WaMu CEO Defends Bank At Senate Hearing
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From NPR News, this is ALL THINGS CONSIDERED. Im Michele Norris.
ROBERT SIEGEL, host:
And I'm Robert Siegel.
It was the largest bank failure in U.S. history. Washington Mutual was seized by federal regulators in September 2008, another casualty of the subprime mortgage crisis. Senate investigators say that before its demise, WaMu - as the bank was known - underwrote a substantial number of fraudulent loans. Today, the bank's former chief executive told a Senate panel that regulators should not have shut the bank down.
NPR's Jim Zarroli reports.
JIM ZARROLI: Washington Mutual was a stodgy century-old thrift company that suddenly became a powerful player in the lucrative subprime mortgage business. Employees were pressured to sell as many of the loans as possible, loans that were repackaged as securities and sold to investors. And Michigan Senator Carl Levin says employees quickly learned to cut corners.
Senator CARL LEVIN (Democrat, Michigan): Because volume and speed were king, loan quality fell by the wayside, and WaMu churned out more and more loans that were high risk and poor quality.
ZARROLI: Levin chairs the Senate Permanent Subcommittee on Investigations, which is looking into WaMu's failure. Today, the subcommittee heard from some former top officials of the bank. Chief Risk Officer James Vanasek noted that WaMu gave bonuses to employees who sold a lot of mortgages regardless of whether the borrowers could afford them.
Mr. JAMES VANASEK (Former Chief Risk Officer, Washington Mutual): It was inevitable that certain people would coach borrowers to meet the minimums. They gamed the system from time to time. But as I indicated in my earlier statement, it was extremely hard to catch.
ZARROLI: By 2006, so many bad loans were issued that delinquencies were soaring. Vanasek said he repeatedly warned senior officials about what was going on but nothing was done. At one point, an audit revealed that 83 percent of the mortgages processed by a top loan officer in Southern California were fraudulent in some way, yet the employee was allowed to keep working at the company.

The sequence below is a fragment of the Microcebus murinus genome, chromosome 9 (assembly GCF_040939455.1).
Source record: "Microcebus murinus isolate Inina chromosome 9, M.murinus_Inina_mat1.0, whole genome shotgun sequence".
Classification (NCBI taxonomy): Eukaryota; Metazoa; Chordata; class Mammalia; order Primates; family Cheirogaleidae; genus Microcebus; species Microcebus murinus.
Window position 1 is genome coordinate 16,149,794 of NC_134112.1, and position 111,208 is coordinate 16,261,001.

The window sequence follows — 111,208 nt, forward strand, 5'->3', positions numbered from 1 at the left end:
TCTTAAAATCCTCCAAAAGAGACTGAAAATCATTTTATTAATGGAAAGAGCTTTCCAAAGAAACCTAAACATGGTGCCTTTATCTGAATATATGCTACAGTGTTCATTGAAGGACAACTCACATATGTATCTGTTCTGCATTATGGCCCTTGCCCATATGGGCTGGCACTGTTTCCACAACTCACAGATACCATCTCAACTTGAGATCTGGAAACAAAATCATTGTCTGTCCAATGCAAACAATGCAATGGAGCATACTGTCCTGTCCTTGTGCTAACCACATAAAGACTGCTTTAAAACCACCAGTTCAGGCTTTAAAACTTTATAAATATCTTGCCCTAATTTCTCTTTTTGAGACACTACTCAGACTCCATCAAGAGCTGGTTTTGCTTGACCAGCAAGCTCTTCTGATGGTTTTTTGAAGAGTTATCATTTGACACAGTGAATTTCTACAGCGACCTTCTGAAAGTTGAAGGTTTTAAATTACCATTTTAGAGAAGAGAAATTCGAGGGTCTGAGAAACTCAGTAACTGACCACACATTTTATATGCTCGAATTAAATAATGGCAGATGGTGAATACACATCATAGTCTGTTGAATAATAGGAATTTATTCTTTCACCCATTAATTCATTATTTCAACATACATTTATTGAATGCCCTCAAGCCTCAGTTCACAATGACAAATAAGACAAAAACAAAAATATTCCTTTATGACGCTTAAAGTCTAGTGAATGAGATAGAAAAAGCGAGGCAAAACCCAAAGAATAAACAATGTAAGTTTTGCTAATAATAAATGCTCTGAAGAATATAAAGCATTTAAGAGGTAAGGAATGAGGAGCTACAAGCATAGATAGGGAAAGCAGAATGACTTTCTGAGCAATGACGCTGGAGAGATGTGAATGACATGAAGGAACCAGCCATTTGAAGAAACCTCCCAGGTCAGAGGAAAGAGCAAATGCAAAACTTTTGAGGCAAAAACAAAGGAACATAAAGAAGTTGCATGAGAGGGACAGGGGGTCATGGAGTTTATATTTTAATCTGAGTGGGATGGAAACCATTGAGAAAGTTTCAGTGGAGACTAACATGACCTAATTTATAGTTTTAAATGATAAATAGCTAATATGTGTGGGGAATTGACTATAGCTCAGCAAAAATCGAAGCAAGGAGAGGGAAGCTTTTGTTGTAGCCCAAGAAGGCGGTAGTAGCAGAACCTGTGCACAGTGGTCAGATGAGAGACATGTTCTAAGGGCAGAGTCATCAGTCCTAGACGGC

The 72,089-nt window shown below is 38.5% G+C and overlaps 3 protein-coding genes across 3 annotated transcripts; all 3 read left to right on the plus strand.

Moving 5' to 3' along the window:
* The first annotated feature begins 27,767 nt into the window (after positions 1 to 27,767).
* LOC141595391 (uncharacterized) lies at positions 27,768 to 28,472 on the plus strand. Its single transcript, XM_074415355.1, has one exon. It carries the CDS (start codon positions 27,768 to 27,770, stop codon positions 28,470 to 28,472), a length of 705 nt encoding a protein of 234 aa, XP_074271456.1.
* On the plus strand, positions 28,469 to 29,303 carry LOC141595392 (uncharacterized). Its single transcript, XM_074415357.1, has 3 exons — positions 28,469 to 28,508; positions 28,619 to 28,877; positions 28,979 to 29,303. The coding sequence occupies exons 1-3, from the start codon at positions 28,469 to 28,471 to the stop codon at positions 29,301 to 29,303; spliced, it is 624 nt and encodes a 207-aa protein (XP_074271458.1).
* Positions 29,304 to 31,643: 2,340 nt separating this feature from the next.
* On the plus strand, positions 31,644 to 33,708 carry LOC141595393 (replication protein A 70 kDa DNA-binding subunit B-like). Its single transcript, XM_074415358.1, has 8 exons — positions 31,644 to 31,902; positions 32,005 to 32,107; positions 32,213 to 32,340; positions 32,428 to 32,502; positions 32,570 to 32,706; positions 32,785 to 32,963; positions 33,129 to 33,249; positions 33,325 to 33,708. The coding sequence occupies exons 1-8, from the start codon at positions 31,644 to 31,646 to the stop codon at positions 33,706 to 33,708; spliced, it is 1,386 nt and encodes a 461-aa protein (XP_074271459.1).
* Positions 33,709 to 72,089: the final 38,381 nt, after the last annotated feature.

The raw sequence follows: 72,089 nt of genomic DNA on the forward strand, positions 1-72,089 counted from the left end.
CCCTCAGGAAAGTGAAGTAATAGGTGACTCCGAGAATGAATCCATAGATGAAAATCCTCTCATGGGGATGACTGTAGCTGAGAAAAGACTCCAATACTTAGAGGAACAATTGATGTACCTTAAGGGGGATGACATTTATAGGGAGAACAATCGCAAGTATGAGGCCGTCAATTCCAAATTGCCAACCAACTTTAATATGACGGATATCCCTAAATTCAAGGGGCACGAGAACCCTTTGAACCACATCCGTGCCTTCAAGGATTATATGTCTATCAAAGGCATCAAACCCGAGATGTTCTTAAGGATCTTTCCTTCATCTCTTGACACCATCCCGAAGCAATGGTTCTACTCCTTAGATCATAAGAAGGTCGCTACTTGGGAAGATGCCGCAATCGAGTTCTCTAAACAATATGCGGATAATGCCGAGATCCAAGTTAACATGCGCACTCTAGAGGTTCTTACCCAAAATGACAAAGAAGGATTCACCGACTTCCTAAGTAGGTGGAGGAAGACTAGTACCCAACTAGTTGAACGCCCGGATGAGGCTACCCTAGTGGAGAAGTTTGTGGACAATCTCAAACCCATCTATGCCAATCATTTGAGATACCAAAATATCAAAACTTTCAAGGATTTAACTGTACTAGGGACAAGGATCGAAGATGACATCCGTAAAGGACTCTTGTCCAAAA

And meanwhile, WaMu kept packaging its mortgages and selling them to investors. Senator Levin asked former WaMu official David Beck whether he knew about the level of fraud in the company's loans.
Mr. DAVID BECK (Former Chief Investment Officer, Washington Mutual): I understood that there was fraud and I understood that there were...
Sen. LEVIN: Shouldn't you have checked to make sure that the fraudulent, tainted mortgages were not part of those securities before you peddled them? Isn't that part of your job?
ZARROLI: For their part, WaMu officials said today that they realized losses were mounting around 2006. In emails released by the subcommittee, senior executives expressed growing fear about the company's position. It is ugly, one email says. So WaMu began pulling out of the subprime mortgage business, but the boat was filling up faster than they could bail it out.
Still, chief executive Kerry Killinger insisted today that WaMu could have survived if federal regulators hadn't stepped in.
Mr. KERRY KILLINGER (Former CEO, Washington Mutual): Washington Mutual should not have been seized and sold for a bargained price, but should have been allowed to work its way through the financial crisis.
ZARROLI: But regulators weren't willing to give the bank any more time, and WaMu, which once had $300 billion in assets, was sold to JPMorgan Chase for the fire-sale price of $1.9 billion. And what was once the largest thrift in the United States became a relic of the subprime mortgage bust.
Jim Zarroli, NPR News.
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